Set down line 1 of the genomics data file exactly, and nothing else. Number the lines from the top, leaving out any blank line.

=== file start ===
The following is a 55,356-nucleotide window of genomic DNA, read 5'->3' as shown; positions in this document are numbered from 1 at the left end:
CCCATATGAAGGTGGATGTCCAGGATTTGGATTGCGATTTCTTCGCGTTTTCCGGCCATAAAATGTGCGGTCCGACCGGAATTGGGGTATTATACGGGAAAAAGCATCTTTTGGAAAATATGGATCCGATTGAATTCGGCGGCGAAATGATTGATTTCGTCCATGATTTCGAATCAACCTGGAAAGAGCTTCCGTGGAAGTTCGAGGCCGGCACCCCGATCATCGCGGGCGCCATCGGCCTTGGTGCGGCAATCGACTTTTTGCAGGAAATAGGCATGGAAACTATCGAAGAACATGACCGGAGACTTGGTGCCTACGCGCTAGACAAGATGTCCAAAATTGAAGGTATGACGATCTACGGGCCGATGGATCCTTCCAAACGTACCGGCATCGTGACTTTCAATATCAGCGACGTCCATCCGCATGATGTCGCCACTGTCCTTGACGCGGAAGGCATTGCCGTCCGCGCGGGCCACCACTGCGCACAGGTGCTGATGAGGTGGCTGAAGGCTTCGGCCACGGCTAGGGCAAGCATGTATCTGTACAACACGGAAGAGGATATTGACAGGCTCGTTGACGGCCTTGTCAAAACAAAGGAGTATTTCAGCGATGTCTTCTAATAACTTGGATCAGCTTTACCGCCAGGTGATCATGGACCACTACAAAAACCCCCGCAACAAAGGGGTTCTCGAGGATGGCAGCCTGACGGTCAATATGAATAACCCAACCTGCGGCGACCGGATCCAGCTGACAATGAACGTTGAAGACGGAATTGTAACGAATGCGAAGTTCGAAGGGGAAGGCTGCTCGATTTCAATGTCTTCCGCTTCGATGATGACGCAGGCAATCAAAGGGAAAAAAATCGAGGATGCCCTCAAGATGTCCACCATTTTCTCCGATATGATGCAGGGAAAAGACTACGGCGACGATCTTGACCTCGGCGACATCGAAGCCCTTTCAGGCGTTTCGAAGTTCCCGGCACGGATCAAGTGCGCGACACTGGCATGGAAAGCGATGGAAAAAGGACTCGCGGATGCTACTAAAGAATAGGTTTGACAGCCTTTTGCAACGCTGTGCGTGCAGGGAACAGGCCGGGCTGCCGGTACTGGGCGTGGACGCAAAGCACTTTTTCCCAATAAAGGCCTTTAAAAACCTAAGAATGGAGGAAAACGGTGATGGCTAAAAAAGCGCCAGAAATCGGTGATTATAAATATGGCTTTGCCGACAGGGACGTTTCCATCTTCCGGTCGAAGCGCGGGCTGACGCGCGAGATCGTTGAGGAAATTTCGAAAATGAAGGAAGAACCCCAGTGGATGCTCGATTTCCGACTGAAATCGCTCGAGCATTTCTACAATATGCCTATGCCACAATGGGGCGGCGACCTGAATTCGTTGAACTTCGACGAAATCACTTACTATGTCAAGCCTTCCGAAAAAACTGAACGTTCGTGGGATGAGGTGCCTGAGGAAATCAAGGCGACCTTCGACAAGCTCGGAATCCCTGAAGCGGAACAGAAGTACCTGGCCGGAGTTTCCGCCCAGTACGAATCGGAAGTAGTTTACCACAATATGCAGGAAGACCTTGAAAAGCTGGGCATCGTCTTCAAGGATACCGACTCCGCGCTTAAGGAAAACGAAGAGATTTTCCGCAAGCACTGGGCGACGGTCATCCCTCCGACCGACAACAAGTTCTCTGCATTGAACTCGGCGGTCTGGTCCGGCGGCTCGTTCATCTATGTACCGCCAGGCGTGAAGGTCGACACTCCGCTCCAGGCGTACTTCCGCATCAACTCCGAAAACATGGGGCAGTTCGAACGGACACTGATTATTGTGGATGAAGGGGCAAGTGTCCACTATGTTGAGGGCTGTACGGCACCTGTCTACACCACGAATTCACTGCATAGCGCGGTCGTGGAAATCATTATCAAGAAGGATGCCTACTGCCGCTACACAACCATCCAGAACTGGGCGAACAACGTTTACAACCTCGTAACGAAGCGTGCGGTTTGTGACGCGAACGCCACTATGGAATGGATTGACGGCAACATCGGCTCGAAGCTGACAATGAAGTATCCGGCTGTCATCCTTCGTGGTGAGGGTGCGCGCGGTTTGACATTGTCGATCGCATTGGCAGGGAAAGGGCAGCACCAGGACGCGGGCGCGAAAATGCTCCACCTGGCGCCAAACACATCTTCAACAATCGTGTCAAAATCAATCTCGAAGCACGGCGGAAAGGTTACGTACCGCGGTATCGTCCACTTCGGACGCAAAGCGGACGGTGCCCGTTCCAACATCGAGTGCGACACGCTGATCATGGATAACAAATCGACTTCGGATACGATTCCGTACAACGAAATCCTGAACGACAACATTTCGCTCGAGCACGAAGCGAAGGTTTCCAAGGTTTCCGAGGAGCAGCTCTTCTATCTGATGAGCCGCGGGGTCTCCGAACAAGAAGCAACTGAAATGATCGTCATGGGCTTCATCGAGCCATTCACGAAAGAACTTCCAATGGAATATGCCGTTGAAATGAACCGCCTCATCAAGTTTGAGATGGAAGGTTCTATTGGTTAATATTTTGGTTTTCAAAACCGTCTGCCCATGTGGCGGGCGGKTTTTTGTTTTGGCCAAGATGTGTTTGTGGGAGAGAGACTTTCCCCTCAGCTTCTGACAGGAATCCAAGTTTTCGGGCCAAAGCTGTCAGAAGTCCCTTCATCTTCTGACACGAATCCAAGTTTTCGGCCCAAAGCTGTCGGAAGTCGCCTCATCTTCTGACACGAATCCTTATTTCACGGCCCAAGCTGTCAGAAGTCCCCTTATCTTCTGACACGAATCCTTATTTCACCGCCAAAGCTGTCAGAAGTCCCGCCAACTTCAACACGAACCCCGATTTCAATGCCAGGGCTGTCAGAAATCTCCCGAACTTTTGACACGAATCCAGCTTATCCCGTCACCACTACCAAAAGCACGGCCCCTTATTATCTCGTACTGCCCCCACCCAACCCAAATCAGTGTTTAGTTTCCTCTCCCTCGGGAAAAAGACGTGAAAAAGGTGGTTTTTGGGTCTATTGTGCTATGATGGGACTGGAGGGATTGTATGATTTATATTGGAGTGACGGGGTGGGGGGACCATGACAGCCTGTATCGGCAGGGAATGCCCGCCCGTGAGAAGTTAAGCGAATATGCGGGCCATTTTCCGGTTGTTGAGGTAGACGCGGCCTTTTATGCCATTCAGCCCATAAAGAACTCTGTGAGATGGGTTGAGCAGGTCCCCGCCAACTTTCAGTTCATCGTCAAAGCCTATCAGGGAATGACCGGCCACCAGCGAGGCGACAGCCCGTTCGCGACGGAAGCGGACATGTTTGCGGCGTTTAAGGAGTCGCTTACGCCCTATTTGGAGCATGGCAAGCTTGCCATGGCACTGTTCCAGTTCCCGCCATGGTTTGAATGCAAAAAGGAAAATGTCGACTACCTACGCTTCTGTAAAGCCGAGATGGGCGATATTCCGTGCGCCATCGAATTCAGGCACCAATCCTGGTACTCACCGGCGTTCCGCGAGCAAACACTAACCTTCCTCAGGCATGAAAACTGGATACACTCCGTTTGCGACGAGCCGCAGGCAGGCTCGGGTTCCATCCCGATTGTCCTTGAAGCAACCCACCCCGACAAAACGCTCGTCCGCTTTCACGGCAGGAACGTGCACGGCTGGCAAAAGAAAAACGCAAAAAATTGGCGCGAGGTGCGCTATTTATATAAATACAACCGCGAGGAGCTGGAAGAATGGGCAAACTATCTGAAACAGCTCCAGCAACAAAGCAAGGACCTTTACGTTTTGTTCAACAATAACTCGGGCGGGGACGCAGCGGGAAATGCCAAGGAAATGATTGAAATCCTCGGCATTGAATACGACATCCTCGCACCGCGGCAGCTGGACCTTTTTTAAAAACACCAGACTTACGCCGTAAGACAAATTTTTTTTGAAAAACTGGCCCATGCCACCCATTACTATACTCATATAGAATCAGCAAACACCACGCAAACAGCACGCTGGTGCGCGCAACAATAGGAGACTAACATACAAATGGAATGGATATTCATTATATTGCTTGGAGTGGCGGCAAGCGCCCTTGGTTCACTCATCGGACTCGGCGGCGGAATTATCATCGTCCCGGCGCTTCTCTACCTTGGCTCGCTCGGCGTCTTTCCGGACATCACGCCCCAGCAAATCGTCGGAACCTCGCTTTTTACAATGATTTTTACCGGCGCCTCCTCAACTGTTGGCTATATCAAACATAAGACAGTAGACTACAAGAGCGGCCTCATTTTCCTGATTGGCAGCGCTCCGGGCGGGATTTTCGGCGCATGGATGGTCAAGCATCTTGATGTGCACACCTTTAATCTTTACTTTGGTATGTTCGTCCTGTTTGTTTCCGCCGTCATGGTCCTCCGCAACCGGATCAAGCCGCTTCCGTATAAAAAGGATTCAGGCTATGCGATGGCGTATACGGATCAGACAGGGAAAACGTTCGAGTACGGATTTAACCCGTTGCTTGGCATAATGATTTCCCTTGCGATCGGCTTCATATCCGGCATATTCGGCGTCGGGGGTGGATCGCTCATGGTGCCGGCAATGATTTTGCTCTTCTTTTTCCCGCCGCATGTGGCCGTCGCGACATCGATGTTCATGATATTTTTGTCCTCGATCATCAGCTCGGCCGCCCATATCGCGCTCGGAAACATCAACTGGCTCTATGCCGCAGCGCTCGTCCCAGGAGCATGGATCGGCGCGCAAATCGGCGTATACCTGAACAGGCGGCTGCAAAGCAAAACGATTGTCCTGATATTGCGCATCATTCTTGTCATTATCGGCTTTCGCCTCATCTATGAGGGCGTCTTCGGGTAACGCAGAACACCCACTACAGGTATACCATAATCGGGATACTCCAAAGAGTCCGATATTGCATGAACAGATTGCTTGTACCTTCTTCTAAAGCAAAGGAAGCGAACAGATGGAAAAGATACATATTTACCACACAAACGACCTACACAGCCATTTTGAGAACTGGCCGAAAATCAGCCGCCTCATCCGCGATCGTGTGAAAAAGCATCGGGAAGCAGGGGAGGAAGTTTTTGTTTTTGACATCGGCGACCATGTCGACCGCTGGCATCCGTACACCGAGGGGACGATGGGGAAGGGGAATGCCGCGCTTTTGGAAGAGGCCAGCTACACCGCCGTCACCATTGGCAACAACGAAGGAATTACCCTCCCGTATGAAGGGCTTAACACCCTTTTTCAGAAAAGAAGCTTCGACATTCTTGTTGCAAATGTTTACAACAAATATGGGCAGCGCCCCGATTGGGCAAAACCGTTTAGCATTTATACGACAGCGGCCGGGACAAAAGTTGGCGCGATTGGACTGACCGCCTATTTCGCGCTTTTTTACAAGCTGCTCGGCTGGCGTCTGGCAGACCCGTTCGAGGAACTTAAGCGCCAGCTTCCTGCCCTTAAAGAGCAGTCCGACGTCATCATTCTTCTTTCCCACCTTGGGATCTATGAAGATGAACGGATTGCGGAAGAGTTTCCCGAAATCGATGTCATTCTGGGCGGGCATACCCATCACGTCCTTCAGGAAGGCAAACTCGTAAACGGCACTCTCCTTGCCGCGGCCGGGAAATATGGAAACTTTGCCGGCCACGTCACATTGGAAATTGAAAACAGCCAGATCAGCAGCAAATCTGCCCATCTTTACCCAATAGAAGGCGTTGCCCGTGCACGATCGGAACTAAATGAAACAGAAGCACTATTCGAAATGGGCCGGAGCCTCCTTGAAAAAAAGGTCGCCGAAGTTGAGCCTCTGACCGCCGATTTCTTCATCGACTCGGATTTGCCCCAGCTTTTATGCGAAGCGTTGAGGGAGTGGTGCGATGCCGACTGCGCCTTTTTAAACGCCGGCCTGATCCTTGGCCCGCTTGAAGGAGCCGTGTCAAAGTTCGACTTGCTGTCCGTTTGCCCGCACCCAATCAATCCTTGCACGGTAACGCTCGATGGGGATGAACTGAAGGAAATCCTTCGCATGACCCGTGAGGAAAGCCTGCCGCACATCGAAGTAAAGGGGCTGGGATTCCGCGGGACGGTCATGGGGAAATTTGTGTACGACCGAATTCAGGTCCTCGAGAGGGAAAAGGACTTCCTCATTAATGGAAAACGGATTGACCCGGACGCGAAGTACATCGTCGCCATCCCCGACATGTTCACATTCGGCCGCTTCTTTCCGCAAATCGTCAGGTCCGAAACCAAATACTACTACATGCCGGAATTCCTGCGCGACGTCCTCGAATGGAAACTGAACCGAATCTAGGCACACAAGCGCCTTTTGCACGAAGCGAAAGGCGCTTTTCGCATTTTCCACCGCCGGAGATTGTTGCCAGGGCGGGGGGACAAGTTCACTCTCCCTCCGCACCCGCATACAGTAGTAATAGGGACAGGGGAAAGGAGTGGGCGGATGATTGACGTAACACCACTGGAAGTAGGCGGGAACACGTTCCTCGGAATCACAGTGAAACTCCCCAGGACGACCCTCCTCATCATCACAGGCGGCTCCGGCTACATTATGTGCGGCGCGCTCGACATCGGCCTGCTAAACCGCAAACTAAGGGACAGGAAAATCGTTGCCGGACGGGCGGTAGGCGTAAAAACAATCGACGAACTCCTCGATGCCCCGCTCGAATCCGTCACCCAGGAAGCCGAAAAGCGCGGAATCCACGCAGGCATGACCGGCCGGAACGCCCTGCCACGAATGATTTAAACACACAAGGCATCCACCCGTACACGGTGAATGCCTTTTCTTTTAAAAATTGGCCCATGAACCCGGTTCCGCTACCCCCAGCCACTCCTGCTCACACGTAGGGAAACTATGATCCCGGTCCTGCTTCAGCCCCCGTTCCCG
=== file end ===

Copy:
The following is a 55,356-nucleotide window of genomic DNA, read 5'->3' as shown; positions in this document are numbered from 1 at the left end: